Human, All-Too-Human: A Book for Free Spirits, Part 1 Complete Works, Volume Six

By Friedrich Nietzsche

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HUMAN

ALL-TOO-HUMAN

_A BOOK FOR FREE SPIRITS_

PART I

By

FRIEDRICH NIETZSCHE


TRANSLATED BY

HELEN ZIMMERN

WITH INTRODUCTION BY

J. M. KENNEDY


The Complete Works of Friedrich Nietzsche

The First Complete and Authorised English Translation

Edited by Dr Oscar Levy

Volume Six

T.N. FOULIS

13 & 15 FREDERICK STREET

EDINBURGH: AND LONDON

1909




CONTENTS.


INTRODUCTION

AUTHOR'S PREFACE

FIRST DIVISION: FIRST AND LAST THINGS
SECOND DIVISION: THE HISTORY OF THE MORAL
SENTIMENT
THIRD DIVISION: THE RELIGIOUS LIFE
FOURTH DIVISION: CONCERNING THE SOUL OF
ARTISTS AND AUTHORS
FIFTH DIVISION: THE SIGNS OF HIGHER AND
LOWER CULTURE
SIXTH DIVISION: MAN IN SOCIETY
SEVENTH DIVISION: WIFE AND CHILD
EIGHTH DIVISION: A GLANCE AT THE STATE
AN EPODE--AMONG FRIENDS




INTRODUCTION.


Nietzsche's essay, _Richard Wagner in Bayreuth,_ appeared in 1876,
and his next publication was his present work, which was issued in
1878. A comparison of the books will show that the two years of
meditation intervening had brought about a great change in Nietzsche's
views, his style of expressing them, and the form in which they
were cast. The Dionysian, overflowing with life, gives way to an
Apollonian thinker with a touch of pessimism. The long essay form is
abandoned, and instead we have a series of aphorisms, some tinged with
melancholy, others with satire, several, especially towards the end,
with Nietzschian wit at its best, and a few at the beginning so very
abstruse as to require careful study.

Since the Bayreuth festivals of 1876, Nietzsche had gradually come to
see Wagner as he really was. The ideal musician that Nietzsche had
pictured in his own mind turned out to be nothing more than a rather
dilettante philosopher, an opportunistic decadent with a suspicious
tendency towards Christianity. The young philosopher thereupon
proceeded to shake off the influence which the musician had exercised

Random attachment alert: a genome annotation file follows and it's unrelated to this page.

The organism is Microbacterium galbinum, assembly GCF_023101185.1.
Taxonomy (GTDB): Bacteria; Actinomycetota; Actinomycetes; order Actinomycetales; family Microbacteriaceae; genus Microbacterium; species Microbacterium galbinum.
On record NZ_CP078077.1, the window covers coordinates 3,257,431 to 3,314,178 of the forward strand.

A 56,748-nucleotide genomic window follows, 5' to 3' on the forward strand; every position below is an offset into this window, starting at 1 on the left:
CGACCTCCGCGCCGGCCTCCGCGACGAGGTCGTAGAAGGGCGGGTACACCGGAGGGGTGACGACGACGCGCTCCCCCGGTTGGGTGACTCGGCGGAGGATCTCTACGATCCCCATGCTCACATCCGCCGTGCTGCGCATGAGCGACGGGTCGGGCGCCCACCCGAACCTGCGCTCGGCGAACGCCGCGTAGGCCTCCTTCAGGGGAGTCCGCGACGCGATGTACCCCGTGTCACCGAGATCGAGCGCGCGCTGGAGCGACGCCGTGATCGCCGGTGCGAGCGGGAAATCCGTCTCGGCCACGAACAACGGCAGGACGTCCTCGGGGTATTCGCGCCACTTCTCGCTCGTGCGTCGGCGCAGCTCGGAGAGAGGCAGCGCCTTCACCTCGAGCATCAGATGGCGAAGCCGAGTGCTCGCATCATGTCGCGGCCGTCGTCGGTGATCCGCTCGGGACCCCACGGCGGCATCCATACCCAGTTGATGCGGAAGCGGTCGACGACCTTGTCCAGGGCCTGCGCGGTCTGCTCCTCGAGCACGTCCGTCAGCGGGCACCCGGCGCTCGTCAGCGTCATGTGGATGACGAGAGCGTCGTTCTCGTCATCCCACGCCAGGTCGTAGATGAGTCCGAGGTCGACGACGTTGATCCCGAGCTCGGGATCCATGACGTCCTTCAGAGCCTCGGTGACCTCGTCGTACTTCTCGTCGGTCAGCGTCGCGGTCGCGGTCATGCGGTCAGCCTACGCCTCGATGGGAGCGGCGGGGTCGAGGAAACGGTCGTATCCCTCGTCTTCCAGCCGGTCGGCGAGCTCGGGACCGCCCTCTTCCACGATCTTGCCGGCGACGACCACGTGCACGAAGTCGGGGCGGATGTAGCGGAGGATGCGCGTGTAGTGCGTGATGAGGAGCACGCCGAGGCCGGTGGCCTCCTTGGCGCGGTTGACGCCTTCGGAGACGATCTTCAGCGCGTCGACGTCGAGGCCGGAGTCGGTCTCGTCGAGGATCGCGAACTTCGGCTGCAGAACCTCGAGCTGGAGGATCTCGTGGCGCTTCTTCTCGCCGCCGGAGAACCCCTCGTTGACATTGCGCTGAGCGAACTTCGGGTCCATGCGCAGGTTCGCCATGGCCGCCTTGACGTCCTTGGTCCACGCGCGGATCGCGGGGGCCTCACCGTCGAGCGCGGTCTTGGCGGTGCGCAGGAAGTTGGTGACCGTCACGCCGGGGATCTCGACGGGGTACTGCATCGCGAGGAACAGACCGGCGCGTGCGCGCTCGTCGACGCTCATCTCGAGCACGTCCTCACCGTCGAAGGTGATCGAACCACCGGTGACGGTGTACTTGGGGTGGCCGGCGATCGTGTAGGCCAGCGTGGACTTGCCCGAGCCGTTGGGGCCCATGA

upon him. He was successful in doing so, but not without a struggle,
just as he had formerly shaken off the influence of Schopenhauer.
Hence he writes in his autobiography:[1] "_Human, all-too-Human,_ is
the monument of a crisis. It is entitled: 'A book for _free_ spirits,'
and almost every line in it represents a victory--in its pages I freed
myself from everything foreign to my real nature. Idealism is foreign
to me: the title says, 'Where _you_ see ideal things,

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Text Comparison with The Will to Power, Book III and IV An Attempted Transvaluation of all Values

Page 8
473.
Page 11
.
Page 12
481.
Page 18
Thus it is necessary that something should be assumed to be true, _not_ that it _is_ true.
Page 31
_ For a world of truth and Being to be simulated, the truthful one would first have to be created (it being understood that he must believe himself to be "truthful").
Page 35
_To combat determinism and teleology.
Page 39
" If one imagines other "things" to be non-existent, a thing has no qualities.
Page 93
For in regard to all utility and harmfulness there are a hundred different ways of asking "what for?" I despise this pessimism of sensitiveness: it is in itself a sign of profoundly impoverished life.
Page 97
.
Page 111
Utility and pleasure are slave theories of life.
Page 120
782.
Page 126
"[8]) [Footnote 8: "Berliner"--The citizens of Berlin are renowned in Germany for their poor jokes.
Page 127
] 799.
Page 133
.
Page 150
_--Nature is cruel in her cheerfulness; cynical in her sunrises.
Page 174
Such a person does not know himself; he walks through life without ever having learned to walk.
Page 188
The aspect of the European of to-day makes me very hopeful.
Page 208
been effectively attained.
Page 218
The tragic man says yea even to the.
Page 221
1063.